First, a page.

Winter QoTD #12

The word X originates from Greek Mythology:

Ariadne, the daughter of King Minos of Crete, fell in love with Theseus, a Greek hero who came to Crete to slay the Minotaur who lived in a subterranean Labyrinth. Ariadne gave Theseus a ball of yarn which he unwound as he entered the Labyrinth. This particular instance of Ariadne giving Theseus a ball of yarn marked the use of X in its current meaning. After slaying the Minotaur, Theseus followed the thread back to the entrance of the Labyrinth, rejoined Ariadne, and successfully escaped Crete.

If Hansel and Gretel’s trail of breadcrumbs weren’t eaten by birds, we would have a completely different word for the current meaning of X. Id X.

Send your responses as comments to the post. The answer will be here after 24 hours along with the next QoTD!

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Question 6, Winter League 2022

This word X derives its origin owing to its shape, which at that point in time was compared to a part in male anatomy. Surprisingly, it also act as aphrodisiacs: foods that stimulate sex drive. South Americans call it “apple of the winter”( even though it has a couple nicknames ending with pear) which when combined with the Aztec word for ‘sauce’ plays a role in naming the famous condiment made using X . The said item has numerous misleading names, owing to the fact that it sounds like lawyer in Spanish and crocodile in Mexican (referring to the immigration of people to the new world).

ID X.

Drop your answer by commenting on this post. You have 6 hours (i.e. until 6 PM) to score points!

Since it’s the weekend, we will be resuming with the Don Quizote Winter League, 2022! There will be 5 questions (Q. 6 to 10) coming up today and tomorrow, and each worth a maximum of twenty points. The scores shall be added to the existing leaderboard of last weekend. There are 3 jars of Nutella to be won, so go Nuts (literally)! We will be following last weekend’s pattern.

The next question will be here at 6 PM so stay hungry, stay tuned!

Winter QoTD #10

X derived from an Asiatic tree reached the Mediterranean world in ancient times from China, despite being native to ‘Ceylon’. Mention of X can be found in Chinese writing dating back to 2800 BC, and still known as “kwai” in the present day Cantonese language as it was once used as currency. The Arabic term for X owes to X being fragrant. Ancient Egyptians used X in their embalming process, and in making “Kyphi”, an incense used for medical purposes. 

Herodotus, Aristotle and other authors named Arabia as the source of X; they recounted that giant “X birds” collected X from an unknown land, which was a consequence of  traders’ fiction made up to charge more.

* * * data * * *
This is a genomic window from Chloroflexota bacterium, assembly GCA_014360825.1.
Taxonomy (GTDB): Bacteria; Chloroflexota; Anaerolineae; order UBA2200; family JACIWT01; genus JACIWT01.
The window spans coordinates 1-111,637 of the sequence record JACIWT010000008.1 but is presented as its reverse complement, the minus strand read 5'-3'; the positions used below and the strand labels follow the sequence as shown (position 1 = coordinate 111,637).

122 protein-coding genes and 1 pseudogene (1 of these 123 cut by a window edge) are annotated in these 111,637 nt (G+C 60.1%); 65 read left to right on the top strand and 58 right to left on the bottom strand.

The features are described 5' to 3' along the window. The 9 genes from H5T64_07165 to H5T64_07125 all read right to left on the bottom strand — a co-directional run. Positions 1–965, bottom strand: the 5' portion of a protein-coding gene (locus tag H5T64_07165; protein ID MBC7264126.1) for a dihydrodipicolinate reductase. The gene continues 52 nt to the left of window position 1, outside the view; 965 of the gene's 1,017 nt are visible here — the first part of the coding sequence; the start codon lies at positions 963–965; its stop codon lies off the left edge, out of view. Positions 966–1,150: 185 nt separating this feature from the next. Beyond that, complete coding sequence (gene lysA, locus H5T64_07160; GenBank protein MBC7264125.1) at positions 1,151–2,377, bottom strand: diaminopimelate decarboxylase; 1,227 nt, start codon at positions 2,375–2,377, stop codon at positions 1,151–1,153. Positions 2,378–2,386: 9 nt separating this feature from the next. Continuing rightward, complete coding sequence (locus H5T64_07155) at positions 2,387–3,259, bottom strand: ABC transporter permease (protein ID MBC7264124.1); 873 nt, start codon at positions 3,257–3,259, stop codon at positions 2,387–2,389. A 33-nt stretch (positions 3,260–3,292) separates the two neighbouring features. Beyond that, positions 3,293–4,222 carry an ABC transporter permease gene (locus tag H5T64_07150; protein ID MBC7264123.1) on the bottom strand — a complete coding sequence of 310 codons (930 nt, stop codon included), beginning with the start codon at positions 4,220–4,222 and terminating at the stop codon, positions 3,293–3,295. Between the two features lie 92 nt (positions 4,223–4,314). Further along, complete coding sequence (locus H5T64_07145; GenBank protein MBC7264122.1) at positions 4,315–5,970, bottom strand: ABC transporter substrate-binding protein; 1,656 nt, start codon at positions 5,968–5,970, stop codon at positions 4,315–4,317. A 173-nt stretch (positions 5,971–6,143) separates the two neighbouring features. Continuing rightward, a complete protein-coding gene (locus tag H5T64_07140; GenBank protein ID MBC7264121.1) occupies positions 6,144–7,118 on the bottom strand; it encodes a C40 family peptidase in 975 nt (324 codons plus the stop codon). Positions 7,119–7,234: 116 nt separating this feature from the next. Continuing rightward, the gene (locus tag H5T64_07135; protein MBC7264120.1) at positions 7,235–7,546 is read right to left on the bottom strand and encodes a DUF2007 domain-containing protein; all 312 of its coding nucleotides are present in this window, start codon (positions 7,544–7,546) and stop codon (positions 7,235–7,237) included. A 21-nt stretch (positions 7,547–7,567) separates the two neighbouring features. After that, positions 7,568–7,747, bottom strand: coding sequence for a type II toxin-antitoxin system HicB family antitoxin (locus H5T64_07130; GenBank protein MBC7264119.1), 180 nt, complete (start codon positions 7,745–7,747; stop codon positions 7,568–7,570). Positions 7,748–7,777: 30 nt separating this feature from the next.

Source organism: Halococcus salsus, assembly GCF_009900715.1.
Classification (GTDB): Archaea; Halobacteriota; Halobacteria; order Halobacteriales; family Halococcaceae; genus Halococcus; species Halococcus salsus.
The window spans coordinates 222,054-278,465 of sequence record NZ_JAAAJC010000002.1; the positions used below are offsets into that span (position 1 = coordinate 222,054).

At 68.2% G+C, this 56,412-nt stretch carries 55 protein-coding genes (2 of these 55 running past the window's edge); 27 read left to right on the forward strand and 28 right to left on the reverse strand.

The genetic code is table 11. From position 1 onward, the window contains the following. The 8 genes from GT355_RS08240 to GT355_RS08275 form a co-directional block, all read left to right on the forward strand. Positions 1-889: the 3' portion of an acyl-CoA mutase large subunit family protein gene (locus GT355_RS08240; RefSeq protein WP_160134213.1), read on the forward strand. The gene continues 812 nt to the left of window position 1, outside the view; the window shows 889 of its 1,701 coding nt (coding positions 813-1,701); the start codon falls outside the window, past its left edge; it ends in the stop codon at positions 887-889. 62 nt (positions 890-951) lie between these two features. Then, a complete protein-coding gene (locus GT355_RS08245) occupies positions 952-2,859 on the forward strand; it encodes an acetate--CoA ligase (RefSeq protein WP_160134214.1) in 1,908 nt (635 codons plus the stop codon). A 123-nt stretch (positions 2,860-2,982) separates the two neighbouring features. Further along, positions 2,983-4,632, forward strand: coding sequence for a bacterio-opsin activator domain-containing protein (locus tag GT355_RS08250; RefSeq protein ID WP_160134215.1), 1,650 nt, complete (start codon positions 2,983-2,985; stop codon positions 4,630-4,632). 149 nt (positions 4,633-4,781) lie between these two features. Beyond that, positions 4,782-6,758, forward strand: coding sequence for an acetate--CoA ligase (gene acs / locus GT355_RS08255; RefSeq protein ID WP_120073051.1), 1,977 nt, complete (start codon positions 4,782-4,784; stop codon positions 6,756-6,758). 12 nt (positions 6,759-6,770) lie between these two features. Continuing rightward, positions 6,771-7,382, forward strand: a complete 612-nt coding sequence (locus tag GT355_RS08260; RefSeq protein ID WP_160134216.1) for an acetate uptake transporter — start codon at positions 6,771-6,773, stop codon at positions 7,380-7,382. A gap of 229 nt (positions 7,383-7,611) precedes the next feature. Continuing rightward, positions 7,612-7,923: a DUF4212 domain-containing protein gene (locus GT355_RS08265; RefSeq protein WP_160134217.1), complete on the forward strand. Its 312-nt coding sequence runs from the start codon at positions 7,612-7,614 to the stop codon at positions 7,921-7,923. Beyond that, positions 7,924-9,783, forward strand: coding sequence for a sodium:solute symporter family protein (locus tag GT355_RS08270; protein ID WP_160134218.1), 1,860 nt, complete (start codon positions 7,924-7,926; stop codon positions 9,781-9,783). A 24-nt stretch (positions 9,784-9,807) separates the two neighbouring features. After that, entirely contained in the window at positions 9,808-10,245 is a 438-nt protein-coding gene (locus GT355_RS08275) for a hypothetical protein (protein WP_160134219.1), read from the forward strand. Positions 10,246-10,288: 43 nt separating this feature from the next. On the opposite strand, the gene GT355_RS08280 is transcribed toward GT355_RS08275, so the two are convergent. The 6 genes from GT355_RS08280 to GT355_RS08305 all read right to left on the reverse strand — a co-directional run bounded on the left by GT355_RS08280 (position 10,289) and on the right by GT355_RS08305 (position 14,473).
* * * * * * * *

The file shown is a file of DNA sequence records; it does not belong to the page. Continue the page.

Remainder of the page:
P.S. In the first century, 350 grams of X was worth 5 kilograms in silver.

ID X.

Send your responses as comments to the post. The answer will be here after 24 hours.

The weekends are here! We resume with the Winter League: Don Quizote Winter League, 2022 tomorrow; following the same format as last weekend.

The points gained this weekend will be added to the existing leaderboard with the always standing fact: Nutella at stake (:

Question 2, Winter League 2022

Above is the journal entry representing the first instance of something ‘actually’ happening. Common belief is that the above instance led to the present day use of the term X to refer to Y.

Contrary to common belief, the term X was first used by Edison in a letter to refer to Y, and the above entry is just a joke on the very term X.

Give me X and Y.

Winter QoTD #5

Despite having no distinct shape, X made its bottle the most recognizable bottle in the world. Its campaign, which featured print ads showing bottles “in the wild,” was so successful that they didn’t stop running it for 25 years. It’s the longest uninterrupted ad campaign ever and comprises over 1,500 separate ads.

ID the brand X.

Send your responses as comments to the question. The answer will be here after 24 hours.

Soon, we begin with the first mini-league of the season! Keep a lookout for the first question at 12 PM.

Summer Mini-League 3, Question #4

Sometime in 1982, a seemingly innocuous conversation occurred in the Carnegie Mellon University (CMU) Computer Science Department. Programmers logging long hours in the labs were frustrated by their long walks to the Coke machine, only to find it empty or, much worse, filled with warm soda.

You see, around the halls of CMU, caffeine wasn’t just a substance, it was a driving force. Something needed to be done about these errant trips to the machine.

Soon, conversation spun into action. The solution was the IP address: 128.2.209.43. Apparently, frustrated CMU programmers in search for cold soda created a concept and industry which is was valued at USD 384.70 billion in 2021.

What am I specifically talking about?